To be successful, church planters need both a mentor and a coach.
Like our favorite recipe of grandma’s, when we discover the “secret ingredient” that sets something apart, we want to replicate it. We want to mass reproduce it and transport it around the world. Unfortunately, not everyone is going to appreciate the recipe as much as we do.
The same is true for church planting strategies. Strategies are context specific. What works great in one place might not work at all in another. To avoid failure, the church planter should have a mentor who is ideally a native of the area where the new church will be located, and have a coach who is helpful for general strategy and direction.
When looking into getting a mentor, church planters should consider these three factors:
1. A mentor is someone who has been where you want to go and willing to help you get there. A mentor needs to be there when the disappointments knock the wind out of the planter. A mentor labors in the trenches with the planter. When I planted my first church, I was in Alabama, and my mentor was in the Northeast. He was a wonderful man of God but knew very little about my day-to-day activities or the culture in which I was planting.
2. A mentor relationship is like that of the rabbi’s relationship with the students in Jewish culture. There was a saying in the Jewish culture, “May you be covered in the dust of your rabbi.” There was no higher compliment to a student than to follow so closely with his rabbi that they shared the same dirt. The relationship between the planter and the mentor should be almost this close. The mentor is as much a spiritual mentor as they are a mentor for church planting. The mentor asks tough, penetrating and deeply personal questions of the planter (exceptions would be sexual- or financial-based questions). For this reason, the spiritual growth that arises from this mentor/mentee relationship reaps incalculable rewards for the planter.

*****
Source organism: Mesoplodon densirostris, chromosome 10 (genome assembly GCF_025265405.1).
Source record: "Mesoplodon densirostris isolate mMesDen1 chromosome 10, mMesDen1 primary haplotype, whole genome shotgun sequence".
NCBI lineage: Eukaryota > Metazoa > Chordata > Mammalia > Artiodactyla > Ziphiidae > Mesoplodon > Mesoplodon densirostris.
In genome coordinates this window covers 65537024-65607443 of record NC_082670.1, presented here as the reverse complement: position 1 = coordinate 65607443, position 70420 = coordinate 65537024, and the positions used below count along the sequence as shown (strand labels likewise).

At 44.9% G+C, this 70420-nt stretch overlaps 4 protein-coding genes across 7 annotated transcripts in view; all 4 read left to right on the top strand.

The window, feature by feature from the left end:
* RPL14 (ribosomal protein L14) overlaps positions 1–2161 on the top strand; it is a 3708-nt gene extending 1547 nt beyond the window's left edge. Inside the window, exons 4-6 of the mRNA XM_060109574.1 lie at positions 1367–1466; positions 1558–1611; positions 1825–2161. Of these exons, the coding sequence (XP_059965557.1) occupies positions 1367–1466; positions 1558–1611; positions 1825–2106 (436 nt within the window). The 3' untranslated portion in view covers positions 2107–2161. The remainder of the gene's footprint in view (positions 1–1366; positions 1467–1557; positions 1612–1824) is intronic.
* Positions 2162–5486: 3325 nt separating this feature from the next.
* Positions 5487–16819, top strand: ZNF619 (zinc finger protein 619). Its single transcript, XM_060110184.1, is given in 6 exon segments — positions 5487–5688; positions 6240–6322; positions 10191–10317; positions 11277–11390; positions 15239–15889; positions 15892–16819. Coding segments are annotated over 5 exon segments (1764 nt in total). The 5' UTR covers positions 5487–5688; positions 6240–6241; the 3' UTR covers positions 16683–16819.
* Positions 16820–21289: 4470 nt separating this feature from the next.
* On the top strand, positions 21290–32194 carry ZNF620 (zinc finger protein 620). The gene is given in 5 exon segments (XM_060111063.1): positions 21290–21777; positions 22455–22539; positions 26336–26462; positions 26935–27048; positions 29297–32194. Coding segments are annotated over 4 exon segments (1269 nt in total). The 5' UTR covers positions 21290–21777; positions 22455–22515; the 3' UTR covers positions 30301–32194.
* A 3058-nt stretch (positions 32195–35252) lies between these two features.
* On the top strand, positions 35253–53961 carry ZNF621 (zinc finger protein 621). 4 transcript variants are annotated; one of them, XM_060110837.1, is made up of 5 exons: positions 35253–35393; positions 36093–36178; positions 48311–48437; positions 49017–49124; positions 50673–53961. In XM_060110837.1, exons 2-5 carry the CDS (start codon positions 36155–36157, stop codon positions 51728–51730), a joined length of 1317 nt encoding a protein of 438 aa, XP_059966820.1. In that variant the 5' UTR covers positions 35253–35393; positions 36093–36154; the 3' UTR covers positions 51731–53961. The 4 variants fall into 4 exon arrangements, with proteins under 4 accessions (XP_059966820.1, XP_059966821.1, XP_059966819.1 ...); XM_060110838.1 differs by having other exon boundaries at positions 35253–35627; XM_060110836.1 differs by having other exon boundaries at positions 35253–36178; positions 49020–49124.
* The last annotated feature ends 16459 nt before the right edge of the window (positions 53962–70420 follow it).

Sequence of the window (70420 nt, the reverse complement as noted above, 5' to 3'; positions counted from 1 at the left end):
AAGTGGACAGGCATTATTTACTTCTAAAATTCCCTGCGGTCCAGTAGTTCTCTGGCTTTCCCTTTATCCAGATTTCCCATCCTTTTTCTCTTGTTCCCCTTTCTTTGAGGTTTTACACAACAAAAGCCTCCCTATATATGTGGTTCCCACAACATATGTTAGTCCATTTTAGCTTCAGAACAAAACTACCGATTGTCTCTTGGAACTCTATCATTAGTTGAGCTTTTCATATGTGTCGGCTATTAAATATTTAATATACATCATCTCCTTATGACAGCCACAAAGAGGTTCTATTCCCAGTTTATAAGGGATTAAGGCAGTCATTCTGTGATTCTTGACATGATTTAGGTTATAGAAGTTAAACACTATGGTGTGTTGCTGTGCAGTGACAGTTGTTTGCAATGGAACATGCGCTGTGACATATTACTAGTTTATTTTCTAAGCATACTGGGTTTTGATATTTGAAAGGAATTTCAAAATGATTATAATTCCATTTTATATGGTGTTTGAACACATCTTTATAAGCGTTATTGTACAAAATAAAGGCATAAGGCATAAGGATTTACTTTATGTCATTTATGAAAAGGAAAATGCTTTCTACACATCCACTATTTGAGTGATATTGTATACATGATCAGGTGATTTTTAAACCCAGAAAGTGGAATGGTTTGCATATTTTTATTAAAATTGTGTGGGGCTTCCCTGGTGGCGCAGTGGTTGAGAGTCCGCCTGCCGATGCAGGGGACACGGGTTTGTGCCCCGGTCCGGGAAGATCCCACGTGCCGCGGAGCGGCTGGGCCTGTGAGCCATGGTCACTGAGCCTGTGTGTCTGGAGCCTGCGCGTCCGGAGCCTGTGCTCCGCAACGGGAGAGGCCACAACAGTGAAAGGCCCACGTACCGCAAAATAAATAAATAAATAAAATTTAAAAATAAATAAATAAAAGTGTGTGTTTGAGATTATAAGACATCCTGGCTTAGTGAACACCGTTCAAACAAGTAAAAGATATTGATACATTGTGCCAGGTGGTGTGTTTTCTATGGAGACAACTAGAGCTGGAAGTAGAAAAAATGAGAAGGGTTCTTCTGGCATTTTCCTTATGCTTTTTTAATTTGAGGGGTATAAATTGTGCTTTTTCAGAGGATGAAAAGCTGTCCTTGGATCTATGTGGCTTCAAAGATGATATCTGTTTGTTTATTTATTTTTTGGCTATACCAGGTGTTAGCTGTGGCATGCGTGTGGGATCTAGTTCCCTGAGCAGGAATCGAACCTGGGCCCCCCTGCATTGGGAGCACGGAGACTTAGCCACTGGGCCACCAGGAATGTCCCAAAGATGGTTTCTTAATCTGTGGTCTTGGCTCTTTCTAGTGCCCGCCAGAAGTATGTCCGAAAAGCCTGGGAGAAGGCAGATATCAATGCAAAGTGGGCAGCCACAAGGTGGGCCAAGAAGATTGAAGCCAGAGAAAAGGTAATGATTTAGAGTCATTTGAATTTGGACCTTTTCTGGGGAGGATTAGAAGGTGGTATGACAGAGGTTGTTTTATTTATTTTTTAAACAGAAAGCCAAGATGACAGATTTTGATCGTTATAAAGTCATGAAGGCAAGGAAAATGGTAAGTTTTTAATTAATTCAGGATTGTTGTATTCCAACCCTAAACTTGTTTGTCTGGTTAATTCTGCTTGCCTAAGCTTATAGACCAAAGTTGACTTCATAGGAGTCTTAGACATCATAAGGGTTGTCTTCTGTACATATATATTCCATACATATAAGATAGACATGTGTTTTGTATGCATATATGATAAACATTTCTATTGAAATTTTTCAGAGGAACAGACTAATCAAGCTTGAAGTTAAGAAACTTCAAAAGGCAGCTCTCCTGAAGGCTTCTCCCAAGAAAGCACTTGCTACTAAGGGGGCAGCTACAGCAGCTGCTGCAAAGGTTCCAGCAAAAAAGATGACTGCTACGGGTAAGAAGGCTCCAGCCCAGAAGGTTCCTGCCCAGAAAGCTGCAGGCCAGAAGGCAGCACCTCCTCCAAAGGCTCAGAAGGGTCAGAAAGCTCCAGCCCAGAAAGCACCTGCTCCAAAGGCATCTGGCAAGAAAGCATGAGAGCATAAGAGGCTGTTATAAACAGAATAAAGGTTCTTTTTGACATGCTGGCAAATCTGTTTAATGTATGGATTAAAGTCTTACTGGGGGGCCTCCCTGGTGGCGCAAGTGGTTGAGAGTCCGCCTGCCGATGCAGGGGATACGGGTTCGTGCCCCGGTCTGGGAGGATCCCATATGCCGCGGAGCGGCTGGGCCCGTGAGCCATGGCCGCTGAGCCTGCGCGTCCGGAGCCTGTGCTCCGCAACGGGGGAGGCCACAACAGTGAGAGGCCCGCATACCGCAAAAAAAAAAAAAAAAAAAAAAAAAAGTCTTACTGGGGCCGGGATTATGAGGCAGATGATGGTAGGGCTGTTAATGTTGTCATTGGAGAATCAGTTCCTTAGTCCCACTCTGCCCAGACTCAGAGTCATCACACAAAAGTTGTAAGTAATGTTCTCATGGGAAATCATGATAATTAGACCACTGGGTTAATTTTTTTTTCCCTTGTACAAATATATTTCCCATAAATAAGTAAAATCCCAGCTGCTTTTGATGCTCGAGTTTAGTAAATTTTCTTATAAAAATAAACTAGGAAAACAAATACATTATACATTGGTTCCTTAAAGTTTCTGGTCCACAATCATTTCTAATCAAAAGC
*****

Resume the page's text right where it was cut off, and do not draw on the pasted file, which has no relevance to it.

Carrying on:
3. The mentor can help the planter evaluate discipleship strategies not only for the planter, but for the new church. The strength of new churches is they are necessarily evangelistic. However, the planter must be as intentional about a discipleship strategy as they are the evangelism strategy. Those who are reached by a new church tend to be those who are in need of much healing. They often desire connection to God but have a distrust of the institutional church. Many have hit rock bottom and God is their last desperate attempt at life. Without a clear discipleship plan, which is obviously biblically based and contextualized, the church is pointless and rudderless. The goal of church planting is not just to grow the church by drawing a crowd. The Great Commission is both evangelistic and disciple-making.
When looking into getting a coach, church planters should be aware that:
1. A coach is someone who has expertise in a particular area and can offer guidance. A coach can be a sounding board as the planter fleshes out strategies and provide a high-altitude view of the planter’s efforts on the ground.
2. The coach is focused on the health of the church plant. The coach must have credibility and, to an extent, places their own credibility on the line. While not a mentor, the coach needs to be someone the planter trusts. I have known high-capacity leaders and quality coaches who do not mesh. The coach will be conversant with the mentor, but the relationship between mentor and mentee will remain confidential.
3. The coach is primarily focused on evaluating the specifics of the plan. Because the mentor is involved in the trenches with the planter, it is important to have someone else on the team who can see things objectively. The coach can evaluate outreach and discipleship strategies, and help identify blind spots. The coach asks strategic questions to cause more reflection and analysis from the planter. Almost 85-90% of the coach’s job is to ask questions, not give advice.
Pastoring can be lonely, church planting even more so. One of the biggest mistakes church planters make is choosing not to have a coach and a mentor. It is not an exaggeration to say having both a coach and a mentor could save your family and your ministry.
Jeffery D. Skinner is director of Coached DOT Academy Training